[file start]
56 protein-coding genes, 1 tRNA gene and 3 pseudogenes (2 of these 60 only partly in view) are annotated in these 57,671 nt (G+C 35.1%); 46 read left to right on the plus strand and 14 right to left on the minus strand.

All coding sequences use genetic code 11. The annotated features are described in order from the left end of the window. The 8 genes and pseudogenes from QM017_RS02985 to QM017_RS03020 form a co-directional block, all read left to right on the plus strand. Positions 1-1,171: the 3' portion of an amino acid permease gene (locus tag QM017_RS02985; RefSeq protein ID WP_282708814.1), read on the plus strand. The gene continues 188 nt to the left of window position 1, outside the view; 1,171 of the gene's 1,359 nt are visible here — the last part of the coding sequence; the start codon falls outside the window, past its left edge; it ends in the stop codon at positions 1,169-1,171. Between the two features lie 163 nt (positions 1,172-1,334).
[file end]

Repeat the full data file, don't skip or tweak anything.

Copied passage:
56 protein-coding genes, 1 tRNA gene and 3 pseudogenes (2 of these 60 only partly in view) are annotated in these 57,671 nt (G+C 35.1%); 46 read left to right on the plus strand and 14 right to left on the minus strand.

All coding sequences use genetic code 11. The annotated features are described in order from the left end of the window. The 8 genes and pseudogenes from QM017_RS02985 to QM017_RS03020 form a co-directional block, all read left to right on the plus strand. Positions 1-1,171: the 3' portion of an amino acid permease gene (locus tag QM017_RS02985; RefSeq protein ID WP_282708814.1), read on the plus strand. The gene continues 188 nt to the left of window position 1, outside the view; 1,171 of the gene's 1,359 nt are visible here — the last part of the coding sequence; the start codon falls outside the window, past its left edge; it ends in the stop codon at positions 1,169-1,171. Between the two features lie 163 nt (positions 1,172-1,334).